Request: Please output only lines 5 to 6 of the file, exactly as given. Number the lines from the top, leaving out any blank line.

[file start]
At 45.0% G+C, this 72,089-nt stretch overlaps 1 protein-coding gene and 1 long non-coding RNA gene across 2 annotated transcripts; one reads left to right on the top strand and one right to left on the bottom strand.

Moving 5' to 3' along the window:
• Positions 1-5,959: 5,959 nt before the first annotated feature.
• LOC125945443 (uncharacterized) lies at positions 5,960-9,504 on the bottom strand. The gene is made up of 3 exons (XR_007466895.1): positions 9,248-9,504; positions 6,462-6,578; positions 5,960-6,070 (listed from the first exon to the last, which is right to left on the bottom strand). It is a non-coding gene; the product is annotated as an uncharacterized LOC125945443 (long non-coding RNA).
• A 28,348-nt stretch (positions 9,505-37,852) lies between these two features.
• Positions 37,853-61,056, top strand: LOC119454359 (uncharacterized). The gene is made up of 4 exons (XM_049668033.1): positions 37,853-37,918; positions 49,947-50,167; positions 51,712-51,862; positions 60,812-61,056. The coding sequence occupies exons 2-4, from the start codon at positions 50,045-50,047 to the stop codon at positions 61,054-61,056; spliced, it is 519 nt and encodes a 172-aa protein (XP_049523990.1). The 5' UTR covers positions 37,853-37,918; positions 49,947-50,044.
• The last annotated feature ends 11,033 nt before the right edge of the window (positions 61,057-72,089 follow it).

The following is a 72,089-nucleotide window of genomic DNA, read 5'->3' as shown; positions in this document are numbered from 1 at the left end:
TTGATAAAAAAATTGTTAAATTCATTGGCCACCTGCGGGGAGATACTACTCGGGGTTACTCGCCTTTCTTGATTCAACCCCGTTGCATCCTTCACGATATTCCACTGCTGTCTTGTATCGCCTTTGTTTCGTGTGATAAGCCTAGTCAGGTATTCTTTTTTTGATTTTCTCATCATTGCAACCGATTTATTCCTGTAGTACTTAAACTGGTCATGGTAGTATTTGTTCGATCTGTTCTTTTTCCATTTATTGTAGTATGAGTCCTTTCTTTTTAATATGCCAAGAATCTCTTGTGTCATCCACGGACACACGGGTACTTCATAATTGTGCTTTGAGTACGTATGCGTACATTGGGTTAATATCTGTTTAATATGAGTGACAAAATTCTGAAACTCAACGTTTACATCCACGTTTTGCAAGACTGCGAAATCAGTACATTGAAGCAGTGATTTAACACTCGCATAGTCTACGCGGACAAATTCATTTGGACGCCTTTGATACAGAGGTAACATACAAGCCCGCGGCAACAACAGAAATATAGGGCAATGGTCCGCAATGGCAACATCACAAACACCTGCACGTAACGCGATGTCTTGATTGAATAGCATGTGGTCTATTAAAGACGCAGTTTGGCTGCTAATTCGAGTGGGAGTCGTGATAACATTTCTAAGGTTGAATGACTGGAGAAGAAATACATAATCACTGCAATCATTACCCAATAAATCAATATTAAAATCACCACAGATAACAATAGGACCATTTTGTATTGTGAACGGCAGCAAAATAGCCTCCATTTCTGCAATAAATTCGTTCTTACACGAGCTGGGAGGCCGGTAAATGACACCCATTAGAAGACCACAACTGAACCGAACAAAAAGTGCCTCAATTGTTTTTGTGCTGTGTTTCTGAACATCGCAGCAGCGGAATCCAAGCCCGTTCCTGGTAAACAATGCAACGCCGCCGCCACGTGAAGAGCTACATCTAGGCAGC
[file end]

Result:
• A 28,348-nt stretch (positions 9,505-37,852) lies between these two features.
• Positions 37,853-61,056, top strand: LOC119454359 (uncharacterized). The gene is made up of 4 exons (XM_049668033.1): positions 37,853-37,918; positions 49,947-50,167; positions 51,712-51,862; positions 60,812-61,056. The coding sequence occupies exons 2-4, from the start codon at positions 50,045-50,047 to the stop codon at positions 61,054-61,056; spliced, it is 519 nt and encodes a 172-aa protein (XP_049523990.1). The 5' UTR covers positions 37,853-37,918; positions 49,947-50,044.